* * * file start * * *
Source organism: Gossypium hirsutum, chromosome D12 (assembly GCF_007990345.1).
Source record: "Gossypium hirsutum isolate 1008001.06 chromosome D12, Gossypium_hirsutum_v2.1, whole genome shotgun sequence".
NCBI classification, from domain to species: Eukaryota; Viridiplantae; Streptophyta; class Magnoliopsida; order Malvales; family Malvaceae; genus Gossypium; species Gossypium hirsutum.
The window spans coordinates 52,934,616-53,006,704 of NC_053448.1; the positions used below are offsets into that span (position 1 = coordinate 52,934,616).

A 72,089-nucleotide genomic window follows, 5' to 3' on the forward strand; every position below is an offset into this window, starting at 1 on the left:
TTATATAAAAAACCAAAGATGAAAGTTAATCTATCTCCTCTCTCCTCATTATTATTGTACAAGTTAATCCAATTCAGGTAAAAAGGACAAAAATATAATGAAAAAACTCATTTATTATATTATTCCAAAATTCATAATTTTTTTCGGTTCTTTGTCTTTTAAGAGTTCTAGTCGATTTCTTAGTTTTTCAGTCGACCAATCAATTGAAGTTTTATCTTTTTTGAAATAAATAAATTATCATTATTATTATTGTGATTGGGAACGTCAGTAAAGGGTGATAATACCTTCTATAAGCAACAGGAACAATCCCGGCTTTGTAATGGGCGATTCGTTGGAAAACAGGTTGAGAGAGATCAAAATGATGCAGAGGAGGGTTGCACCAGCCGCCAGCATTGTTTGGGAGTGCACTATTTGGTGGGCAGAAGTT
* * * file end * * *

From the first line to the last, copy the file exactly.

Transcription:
Source organism: Gossypium hirsutum, chromosome D12 (assembly GCF_007990345.1).
Source record: "Gossypium hirsutum isolate 1008001.06 chromosome D12, Gossypium_hirsutum_v2.1, whole genome shotgun sequence".
NCBI classification, from domain to species: Eukaryota; Viridiplantae; Streptophyta; class Magnoliopsida; order Malvales; family Malvaceae; genus Gossypium; species Gossypium hirsutum.
The window spans coordinates 52,934,616-53,006,704 of NC_053448.1; the positions used below are offsets into that span (position 1 = coordinate 52,934,616).

A 72,089-nucleotide genomic window follows, 5' to 3' on the forward strand; every position below is an offset into this window, starting at 1 on the left:
TTATATAAAAAACCAAAGATGAAAGTTAATCTATCTCCTCTCTCCTCATTATTATTGTACAAGTTAATCCAATTCAGGTAAAAAGGACAAAAATATAATGAAAAAACTCATTTATTATATTATTCCAAAATTCATAATTTTTTTCGGTTCTTTGTCTTTTAAGAGTTCTAGTCGATTTCTTAGTTTTTCAGTCGACCAATCAATTGAAGTTTTATCTTTTTTGAAATAAATAAATTATCATTATTATTATTGTGATTGGGAACGTCAGTAAAGGGTGATAATACCTTCTATAAGCAACAGGAACAATCCCGGCTTTGTAATGGGCGATTCGTTGGAAAACAGGTTGAGAGAGATCAAAATGATGCAGAGGAGGGTTGCACCAGCCGCCAGCATTGTTTGGGAGTGCACTATTTGGTGGGCAGAAGTT